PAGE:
I’m a bit in two minds about Neil Gaiman’s new novel, The Ocean at the End of the Lane. I enjoyed the book on a first reading, or rather it kept me fascinated and eager to reach its outcome, but there was something missing, something in my emotional response to the story and the characters, that I expected to find.
Part of the issue is a confusion about what the book is supposed to be. I came to it knowing very little about the story, except that it was being billed as Gaiman’s first adult novel since 2005’s Anansi Boys, and to me it isn’t an adult novel, and I am not responding to it as an adult novel.
Yet it is, after a fashion, an adult story. The narrator is an adult of unspecified age (but implied to be mid-forties), whose name is withheld, but he is part of the story in his adult self only in the book’s opening and closing sequences. The real story is of a forgotten period when he was aged 7, that he now recalls in impressive detail, in the person of his seven year old self with his seven year old’s perception (there is a sex scene that is plainly not understood as such by the narrator). But the precision, and the detail of memory through which the story is conveyed, is definitely adult.
Yet the tale itself, delving deeply into fantasy of the kind Gaiman exemplifies, with its underlying of a mythic element (not one taken from any recognisable myth but, like the Endless in Sandman conceived in Gaiman’s own mind) feels like the concerns of a child. Gaiman makes the point explicitly in the book, that children explore, make their own paths, whereas adults follow defined ways.
The story is set in motion by the suicide of a lodger staying with the boy’s family. The family car is missing. The boy and his father go looking for it, and find it down a long lane, near an old farmhouse, with the lodger dead from exhaust fumes piped into the car. Whilst the Police carry out their business, the boy is taken in to the farm, which is run by the Hempstocks.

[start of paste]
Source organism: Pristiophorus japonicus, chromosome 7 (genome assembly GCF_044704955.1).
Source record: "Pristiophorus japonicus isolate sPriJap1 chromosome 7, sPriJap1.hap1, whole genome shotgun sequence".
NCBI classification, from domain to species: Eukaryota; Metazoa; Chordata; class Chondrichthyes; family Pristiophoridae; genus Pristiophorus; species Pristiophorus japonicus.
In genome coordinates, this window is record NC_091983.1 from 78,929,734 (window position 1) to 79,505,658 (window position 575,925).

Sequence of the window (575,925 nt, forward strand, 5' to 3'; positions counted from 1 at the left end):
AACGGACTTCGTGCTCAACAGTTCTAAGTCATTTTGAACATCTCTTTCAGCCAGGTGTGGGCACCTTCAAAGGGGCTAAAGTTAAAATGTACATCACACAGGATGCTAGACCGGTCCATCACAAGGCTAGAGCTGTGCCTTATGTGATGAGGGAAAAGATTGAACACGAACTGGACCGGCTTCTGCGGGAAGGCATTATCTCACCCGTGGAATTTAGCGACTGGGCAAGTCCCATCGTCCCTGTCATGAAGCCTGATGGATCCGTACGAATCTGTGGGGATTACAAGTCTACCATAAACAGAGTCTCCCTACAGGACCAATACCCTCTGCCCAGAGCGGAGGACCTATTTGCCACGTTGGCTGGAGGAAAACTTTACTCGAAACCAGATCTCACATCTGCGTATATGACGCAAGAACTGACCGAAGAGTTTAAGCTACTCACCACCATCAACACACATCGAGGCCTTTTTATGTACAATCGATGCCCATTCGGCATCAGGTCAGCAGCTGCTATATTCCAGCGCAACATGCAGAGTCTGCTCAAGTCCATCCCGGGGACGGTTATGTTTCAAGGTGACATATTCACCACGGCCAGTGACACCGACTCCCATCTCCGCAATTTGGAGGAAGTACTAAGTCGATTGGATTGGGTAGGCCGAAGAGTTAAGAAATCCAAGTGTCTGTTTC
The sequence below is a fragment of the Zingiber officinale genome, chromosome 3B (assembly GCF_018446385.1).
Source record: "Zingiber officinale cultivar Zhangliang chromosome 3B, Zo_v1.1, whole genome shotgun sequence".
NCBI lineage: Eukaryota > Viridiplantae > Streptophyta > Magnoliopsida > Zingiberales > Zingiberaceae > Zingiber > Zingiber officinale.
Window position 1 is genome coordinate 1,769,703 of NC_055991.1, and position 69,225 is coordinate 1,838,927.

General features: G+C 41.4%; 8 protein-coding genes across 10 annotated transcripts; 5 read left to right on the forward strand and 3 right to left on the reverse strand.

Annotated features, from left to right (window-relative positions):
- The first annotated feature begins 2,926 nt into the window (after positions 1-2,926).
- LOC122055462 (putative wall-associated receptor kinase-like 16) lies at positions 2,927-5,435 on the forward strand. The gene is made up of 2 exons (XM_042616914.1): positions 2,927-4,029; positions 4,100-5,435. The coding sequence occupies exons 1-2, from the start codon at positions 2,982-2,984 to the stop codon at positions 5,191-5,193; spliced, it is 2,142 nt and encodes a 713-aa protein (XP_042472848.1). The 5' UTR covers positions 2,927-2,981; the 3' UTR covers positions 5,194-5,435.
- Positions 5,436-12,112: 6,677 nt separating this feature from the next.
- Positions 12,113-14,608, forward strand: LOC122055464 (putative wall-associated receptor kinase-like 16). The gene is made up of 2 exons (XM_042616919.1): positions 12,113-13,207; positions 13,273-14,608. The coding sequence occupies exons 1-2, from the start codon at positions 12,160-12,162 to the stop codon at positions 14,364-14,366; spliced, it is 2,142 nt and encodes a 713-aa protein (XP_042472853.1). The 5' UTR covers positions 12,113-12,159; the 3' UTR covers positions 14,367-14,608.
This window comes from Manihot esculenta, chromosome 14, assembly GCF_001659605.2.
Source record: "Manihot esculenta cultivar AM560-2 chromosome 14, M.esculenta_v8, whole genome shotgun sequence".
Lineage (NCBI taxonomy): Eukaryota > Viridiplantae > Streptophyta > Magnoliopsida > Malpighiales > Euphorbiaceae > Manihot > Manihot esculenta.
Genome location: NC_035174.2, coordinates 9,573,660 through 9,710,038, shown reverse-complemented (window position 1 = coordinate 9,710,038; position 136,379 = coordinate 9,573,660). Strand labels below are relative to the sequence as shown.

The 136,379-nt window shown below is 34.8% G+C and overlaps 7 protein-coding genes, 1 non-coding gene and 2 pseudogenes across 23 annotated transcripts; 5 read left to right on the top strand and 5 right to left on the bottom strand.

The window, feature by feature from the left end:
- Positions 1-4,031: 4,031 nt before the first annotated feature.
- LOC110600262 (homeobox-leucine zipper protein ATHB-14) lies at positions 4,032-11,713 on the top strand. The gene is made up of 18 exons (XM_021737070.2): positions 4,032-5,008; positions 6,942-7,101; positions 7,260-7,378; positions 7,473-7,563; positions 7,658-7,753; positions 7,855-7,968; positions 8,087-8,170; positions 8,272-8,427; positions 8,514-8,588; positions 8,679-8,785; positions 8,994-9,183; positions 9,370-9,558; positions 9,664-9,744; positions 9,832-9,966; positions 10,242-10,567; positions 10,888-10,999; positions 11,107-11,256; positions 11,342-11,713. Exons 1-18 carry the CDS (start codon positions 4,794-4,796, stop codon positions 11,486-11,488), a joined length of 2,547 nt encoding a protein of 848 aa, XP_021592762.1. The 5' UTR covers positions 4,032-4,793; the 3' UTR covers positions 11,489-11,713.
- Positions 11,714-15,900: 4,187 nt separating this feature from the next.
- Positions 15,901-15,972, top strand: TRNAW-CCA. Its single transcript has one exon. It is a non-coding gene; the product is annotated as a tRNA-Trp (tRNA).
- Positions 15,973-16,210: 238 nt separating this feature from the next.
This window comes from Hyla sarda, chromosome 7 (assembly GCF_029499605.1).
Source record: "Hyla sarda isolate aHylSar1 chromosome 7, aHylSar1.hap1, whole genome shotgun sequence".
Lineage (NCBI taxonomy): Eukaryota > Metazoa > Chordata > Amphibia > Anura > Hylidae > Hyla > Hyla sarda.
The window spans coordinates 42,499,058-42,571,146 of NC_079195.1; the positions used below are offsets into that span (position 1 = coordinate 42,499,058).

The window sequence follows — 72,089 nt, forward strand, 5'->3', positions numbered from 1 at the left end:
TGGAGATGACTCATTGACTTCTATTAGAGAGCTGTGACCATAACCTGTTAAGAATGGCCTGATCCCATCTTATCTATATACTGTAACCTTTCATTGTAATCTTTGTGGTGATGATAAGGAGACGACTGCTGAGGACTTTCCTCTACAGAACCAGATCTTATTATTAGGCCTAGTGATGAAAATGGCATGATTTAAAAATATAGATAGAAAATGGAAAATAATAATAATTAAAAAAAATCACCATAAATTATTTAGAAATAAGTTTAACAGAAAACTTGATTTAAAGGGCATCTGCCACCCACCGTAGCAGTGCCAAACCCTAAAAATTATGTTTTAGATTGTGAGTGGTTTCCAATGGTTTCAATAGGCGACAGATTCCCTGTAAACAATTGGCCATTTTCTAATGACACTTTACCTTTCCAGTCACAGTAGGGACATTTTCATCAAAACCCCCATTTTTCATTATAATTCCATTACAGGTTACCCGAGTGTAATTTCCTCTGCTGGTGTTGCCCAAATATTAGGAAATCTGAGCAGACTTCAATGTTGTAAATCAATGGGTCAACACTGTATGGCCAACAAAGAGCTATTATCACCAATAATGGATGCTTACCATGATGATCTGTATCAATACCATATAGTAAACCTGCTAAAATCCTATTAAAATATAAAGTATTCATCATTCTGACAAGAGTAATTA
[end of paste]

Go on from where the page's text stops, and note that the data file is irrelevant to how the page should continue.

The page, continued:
The Hempstocks are three women, three generations, daughter, mother, grandmother or, as they are open (in front of the boy) from the outset about having powers or abilities that we would equate to magic, we should immediately think of them as Maiden, Mother and Crone. Gaiman has form with just such a Trinity, in Sandman: the three Fates, the Erinyes, the Kindly Ones.
They are also the only figures in the book to be named throughout: everyone in the narrator’s family, in ‘real life’, is named only in relation to the boy: Sister, Father, Mother, the lodger. The ‘villain’ of the story, whose ultimate nature is never disclosed although she is plainly a predator, is named as Ursula Monkton when she breaks into real life, though her real name is apparently Skarthach of the Keep. It’s significant that, as a direct result of her true name becoming known, Skarthach/Ursula is destroyed.
Names are of importance. Gaiman never states this, but he writes in accordance with this belief. That the Hempstocks are named is an illustration of their security, a security that remains uppermost even though the Three are reduced to Two in preserving the boy.